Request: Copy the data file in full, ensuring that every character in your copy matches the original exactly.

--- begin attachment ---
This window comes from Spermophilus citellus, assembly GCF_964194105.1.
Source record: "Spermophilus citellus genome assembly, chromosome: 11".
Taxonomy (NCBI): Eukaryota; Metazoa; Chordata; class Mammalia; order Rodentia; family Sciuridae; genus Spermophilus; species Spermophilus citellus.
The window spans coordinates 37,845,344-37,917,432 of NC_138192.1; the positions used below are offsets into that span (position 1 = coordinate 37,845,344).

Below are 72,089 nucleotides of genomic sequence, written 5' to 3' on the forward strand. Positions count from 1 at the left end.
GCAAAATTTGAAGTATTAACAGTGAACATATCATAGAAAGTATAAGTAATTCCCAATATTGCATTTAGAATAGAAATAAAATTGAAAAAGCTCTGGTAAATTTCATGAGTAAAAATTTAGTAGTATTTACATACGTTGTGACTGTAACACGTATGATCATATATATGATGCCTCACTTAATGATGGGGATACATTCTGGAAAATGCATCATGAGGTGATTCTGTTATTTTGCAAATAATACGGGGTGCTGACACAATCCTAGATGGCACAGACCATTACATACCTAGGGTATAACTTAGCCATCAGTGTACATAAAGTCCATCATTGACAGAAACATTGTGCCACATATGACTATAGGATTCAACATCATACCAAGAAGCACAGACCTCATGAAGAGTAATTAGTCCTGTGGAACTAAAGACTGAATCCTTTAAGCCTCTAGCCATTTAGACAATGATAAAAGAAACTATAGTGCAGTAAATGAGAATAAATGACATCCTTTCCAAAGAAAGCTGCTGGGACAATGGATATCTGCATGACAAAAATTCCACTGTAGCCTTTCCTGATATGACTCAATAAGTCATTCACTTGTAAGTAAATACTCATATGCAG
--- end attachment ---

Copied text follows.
This window comes from Spermophilus citellus, assembly GCF_964194105.1.
Source record: "Spermophilus citellus genome assembly, chromosome: 11".
Taxonomy (NCBI): Eukaryota; Metazoa; Chordata; class Mammalia; order Rodentia; family Sciuridae; genus Spermophilus; species Spermophilus citellus.
The window spans coordinates 37,845,344-37,917,432 of NC_138192.1; the positions used below are offsets into that span (position 1 = coordinate 37,845,344).

Below are 72,089 nucleotides of genomic sequence, written 5' to 3' on the forward strand. Positions count from 1 at the left end.
GCAAAATTTGAAGTATTAACAGTGAACATATCATAGAAAGTATAAGTAATTCCCAATATTGCATTTAGAATAGAAATAAAATTGAAAAAGCTCTGGTAAATTTCATGAGTAAAAATTTAGTAGTATTTACATACGTTGTGACTGTAACACGTATGATCATATATATGATGCCTCACTTAATGATGGGGATACATTCTGGAAAATGCATCATGAGGTGATTCTGTTATTTTGCAAATAATACGGGGTGCTGACACAATCCTAGATGGCACAGACCATTACATACCTAGGGTATAACTTAGCCATCAGTGTACATAAAGTCCATCATTGACAGAAACATTGTGCCACATATGACTATAGGATTCAACATCATACCAAGAAGCACAGACCTCATGAAGAGTAATTAGTCCTGTGGAACTAAAGACTGAATCCTTTAAGCCTCTAGCCATTTAGACAATGATAAAAGAAACTATAGTGCAGTAAATGAGAATAAATGACATCCTTTCCAAAGAAAGCTGCTGGGACAATGGATATCTGCATGACAAAAATTCCACTGTAGCCTTTCCTGATATGACTCAATAAGTCATTCACTTGTAAGTAAATACTCATATGCAG